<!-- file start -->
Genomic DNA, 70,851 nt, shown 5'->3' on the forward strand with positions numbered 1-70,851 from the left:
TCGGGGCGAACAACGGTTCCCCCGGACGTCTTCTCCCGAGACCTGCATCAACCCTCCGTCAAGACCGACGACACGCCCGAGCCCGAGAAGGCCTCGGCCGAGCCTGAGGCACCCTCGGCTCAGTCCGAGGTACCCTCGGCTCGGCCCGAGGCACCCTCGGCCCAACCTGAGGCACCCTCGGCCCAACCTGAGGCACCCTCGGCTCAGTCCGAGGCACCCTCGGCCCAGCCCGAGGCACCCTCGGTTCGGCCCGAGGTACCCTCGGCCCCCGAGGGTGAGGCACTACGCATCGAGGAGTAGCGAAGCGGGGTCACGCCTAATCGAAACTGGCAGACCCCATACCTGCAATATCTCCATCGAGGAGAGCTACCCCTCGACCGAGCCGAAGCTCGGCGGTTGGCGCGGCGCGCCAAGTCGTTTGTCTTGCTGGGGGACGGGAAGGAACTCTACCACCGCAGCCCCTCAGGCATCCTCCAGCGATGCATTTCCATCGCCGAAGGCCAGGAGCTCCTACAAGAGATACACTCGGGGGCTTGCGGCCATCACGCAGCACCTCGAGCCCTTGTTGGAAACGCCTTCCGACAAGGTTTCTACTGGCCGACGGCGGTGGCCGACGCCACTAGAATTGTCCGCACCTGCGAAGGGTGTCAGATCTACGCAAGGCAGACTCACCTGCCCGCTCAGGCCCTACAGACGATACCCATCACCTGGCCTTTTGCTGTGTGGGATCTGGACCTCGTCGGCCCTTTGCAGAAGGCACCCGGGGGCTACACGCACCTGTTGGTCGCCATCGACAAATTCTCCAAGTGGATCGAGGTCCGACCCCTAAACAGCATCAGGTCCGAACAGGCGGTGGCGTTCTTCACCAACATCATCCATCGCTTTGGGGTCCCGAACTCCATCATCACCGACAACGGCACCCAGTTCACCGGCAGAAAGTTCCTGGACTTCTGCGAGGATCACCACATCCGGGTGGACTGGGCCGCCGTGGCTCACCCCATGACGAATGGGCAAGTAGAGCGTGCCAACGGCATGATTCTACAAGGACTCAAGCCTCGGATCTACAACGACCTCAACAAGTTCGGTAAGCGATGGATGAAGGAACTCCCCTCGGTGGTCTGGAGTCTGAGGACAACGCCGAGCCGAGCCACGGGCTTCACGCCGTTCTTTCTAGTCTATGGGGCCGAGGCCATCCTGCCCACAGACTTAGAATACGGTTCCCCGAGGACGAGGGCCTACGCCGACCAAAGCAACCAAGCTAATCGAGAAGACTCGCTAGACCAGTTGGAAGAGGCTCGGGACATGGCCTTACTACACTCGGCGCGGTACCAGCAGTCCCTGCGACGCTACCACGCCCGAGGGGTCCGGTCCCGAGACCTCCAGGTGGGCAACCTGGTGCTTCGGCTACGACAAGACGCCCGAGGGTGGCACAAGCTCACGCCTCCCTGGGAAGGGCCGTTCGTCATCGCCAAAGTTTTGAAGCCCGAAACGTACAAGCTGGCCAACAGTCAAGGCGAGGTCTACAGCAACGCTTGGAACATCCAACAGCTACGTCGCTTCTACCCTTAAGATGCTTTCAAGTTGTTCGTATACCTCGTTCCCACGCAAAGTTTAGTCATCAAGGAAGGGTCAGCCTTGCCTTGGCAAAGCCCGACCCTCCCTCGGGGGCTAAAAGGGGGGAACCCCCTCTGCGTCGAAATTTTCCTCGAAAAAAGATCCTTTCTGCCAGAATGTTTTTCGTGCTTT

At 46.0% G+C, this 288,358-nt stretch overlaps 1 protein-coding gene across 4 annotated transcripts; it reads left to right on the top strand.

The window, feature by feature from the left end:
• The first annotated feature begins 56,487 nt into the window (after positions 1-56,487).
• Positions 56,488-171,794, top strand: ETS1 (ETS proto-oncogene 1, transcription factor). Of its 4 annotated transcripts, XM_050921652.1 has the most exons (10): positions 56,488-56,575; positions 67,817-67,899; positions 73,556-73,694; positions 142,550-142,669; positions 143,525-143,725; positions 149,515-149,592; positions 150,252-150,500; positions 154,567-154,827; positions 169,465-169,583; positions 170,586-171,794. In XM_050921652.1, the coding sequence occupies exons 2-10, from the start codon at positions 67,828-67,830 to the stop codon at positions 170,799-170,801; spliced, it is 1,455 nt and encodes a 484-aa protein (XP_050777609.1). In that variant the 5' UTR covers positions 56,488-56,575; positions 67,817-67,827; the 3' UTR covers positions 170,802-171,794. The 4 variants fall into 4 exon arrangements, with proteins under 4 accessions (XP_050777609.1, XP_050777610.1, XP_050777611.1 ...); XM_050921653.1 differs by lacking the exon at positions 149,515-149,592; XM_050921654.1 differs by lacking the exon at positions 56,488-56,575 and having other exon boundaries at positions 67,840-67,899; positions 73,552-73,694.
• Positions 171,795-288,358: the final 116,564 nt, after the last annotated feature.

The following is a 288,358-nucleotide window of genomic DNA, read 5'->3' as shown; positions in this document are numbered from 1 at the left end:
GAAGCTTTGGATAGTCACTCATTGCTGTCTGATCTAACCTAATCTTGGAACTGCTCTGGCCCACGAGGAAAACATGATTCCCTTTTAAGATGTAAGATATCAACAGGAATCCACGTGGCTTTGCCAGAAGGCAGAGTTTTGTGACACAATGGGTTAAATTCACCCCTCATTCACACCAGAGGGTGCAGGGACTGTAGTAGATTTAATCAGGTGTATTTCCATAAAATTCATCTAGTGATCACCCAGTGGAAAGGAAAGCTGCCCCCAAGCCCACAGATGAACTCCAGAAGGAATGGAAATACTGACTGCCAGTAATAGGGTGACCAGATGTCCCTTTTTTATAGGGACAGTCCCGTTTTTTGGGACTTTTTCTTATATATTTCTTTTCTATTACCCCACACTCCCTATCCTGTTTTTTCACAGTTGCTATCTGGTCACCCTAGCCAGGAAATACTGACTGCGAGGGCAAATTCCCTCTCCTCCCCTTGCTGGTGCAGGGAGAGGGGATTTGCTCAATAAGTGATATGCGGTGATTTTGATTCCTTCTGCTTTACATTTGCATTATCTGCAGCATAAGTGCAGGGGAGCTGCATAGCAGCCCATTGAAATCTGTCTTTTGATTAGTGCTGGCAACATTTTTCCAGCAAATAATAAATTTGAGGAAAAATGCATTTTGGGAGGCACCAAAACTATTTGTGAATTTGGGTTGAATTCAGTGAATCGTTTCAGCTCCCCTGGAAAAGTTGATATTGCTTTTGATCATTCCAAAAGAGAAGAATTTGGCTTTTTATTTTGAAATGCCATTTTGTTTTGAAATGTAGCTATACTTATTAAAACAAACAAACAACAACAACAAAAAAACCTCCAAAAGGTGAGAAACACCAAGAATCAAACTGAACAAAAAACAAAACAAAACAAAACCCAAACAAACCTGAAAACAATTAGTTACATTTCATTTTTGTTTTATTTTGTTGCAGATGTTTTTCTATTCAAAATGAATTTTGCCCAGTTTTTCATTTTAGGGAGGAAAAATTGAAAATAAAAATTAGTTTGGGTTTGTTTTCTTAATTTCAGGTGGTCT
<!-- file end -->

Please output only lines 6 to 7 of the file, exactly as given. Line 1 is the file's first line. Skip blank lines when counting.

• Positions 56,488-171,794, top strand: ETS1 (ETS proto-oncogene 1, transcription factor). Of its 4 annotated transcripts, XM_050921652.1 has the most exons (10): positions 56,488-56,575; positions 67,817-67,899; positions 73,556-73,694; positions 142,550-142,669; positions 143,525-143,725; positions 149,515-149,592; positions 150,252-150,500; positions 154,567-154,827; positions 169,465-169,583; positions 170,586-171,794. In XM_050921652.1, the coding sequence occupies exons 2-10, from the start codon at positions 67,828-67,830 to the stop codon at positions 170,799-170,801; spliced, it is 1,455 nt and encodes a 484-aa protein (XP_050777609.1). In that variant the 5' UTR covers positions 56,488-56,575; positions 67,817-67,827; the 3' UTR covers positions 170,802-171,794. The 4 variants fall into 4 exon arrangements, with proteins under 4 accessions (XP_050777609.1, XP_050777610.1, XP_050777611.1 ...); XM_050921653.1 differs by lacking the exon at positions 149,515-149,592; XM_050921654.1 differs by lacking the exon at positions 56,488-56,575 and having other exon boundaries at positions 67,840-67,899; positions 73,552-73,694.
• Positions 171,795-288,358: the final 116,564 nt, after the last annotated feature.